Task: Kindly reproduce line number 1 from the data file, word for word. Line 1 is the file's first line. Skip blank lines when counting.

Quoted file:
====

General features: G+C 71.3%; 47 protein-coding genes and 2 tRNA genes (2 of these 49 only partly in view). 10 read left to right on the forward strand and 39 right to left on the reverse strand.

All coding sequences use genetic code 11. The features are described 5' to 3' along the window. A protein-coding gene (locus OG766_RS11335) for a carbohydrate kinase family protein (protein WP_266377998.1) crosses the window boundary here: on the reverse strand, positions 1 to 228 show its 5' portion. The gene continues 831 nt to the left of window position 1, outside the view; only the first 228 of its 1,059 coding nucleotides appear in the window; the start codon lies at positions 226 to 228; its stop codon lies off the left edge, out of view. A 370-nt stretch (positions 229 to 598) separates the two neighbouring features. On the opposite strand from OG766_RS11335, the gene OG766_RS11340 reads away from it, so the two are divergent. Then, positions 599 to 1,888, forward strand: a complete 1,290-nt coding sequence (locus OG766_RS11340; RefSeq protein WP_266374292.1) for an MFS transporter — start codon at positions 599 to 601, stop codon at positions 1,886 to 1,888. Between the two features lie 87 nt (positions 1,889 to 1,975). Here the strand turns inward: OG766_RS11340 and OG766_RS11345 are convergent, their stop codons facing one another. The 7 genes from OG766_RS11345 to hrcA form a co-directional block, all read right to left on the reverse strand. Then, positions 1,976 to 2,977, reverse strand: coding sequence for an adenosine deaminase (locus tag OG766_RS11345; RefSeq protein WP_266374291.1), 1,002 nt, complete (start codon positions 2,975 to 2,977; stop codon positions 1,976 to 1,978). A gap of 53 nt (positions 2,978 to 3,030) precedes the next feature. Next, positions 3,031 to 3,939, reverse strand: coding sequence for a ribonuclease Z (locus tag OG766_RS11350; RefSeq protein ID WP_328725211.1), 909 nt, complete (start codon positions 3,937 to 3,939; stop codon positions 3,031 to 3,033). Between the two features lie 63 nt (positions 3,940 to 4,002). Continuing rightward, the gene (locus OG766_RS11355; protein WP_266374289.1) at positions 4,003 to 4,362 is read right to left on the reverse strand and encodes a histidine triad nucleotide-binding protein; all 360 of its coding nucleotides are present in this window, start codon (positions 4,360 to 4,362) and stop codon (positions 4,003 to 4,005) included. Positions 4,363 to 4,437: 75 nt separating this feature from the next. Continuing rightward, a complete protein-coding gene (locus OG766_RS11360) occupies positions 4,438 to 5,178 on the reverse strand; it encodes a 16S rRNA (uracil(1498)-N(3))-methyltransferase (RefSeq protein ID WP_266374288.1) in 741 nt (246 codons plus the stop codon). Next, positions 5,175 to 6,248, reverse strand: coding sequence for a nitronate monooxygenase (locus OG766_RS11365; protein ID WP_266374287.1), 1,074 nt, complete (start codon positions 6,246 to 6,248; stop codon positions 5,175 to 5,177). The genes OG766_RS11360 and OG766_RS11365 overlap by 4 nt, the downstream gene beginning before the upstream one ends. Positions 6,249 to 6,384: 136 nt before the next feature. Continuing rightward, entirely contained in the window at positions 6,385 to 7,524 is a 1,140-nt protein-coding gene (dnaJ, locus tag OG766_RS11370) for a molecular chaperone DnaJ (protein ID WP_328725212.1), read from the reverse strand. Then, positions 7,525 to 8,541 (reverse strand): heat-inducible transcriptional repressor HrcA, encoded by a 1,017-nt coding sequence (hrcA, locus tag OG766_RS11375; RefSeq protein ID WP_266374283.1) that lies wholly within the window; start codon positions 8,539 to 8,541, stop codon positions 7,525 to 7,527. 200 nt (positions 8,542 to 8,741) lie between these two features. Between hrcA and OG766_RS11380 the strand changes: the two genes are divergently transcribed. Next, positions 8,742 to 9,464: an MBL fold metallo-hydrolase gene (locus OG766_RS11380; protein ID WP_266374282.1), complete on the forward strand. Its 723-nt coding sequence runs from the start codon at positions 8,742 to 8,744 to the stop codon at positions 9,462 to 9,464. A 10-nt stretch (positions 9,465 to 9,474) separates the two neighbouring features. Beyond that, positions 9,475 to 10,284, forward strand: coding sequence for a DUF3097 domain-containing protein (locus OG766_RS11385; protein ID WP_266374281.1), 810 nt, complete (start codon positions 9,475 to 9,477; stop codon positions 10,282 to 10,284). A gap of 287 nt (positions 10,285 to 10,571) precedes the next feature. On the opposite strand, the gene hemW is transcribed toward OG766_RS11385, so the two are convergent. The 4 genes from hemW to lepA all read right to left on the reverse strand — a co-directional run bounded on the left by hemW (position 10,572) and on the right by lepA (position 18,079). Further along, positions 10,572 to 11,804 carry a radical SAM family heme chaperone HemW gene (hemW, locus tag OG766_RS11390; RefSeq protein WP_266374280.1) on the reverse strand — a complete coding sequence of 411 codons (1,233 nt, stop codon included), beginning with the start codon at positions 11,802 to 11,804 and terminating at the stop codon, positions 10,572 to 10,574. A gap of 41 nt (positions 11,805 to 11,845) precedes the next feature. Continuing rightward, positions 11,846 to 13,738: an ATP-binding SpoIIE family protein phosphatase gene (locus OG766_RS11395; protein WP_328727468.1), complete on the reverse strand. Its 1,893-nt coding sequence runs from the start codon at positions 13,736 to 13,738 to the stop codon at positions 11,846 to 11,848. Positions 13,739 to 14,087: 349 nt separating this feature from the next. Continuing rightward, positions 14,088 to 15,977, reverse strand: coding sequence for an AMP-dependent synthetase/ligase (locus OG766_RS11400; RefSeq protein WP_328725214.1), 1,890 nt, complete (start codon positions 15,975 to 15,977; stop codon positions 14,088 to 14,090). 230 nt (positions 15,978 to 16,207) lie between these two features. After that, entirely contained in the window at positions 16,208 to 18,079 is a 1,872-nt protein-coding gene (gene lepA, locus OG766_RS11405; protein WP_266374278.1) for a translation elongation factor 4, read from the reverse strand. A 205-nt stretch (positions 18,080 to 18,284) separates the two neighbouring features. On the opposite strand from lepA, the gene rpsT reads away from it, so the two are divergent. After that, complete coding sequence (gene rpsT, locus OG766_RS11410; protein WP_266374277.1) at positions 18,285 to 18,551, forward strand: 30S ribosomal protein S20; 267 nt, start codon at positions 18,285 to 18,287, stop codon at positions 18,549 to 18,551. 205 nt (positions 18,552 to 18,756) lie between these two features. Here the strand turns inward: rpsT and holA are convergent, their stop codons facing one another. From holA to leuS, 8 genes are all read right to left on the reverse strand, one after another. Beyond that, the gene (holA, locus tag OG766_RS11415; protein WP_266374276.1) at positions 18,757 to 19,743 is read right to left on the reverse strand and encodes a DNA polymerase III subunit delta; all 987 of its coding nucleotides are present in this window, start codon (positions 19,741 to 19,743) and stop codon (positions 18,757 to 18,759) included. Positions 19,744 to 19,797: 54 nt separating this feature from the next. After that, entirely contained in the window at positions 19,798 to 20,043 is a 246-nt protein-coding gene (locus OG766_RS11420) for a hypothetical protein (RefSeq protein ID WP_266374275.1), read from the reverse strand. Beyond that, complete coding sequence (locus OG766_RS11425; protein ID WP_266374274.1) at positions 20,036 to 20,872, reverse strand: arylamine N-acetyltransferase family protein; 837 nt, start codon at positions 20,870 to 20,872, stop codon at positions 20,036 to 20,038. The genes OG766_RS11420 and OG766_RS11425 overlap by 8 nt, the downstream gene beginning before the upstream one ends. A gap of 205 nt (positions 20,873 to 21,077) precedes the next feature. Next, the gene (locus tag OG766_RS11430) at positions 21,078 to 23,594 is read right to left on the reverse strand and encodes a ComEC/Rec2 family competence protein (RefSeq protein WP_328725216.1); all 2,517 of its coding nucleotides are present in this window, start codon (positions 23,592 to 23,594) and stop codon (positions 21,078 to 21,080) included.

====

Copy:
General features: G+C 71.3%; 47 protein-coding genes and 2 tRNA genes (2 of these 49 only partly in view). 10 read left to right on the forward strand and 39 right to left on the reverse strand.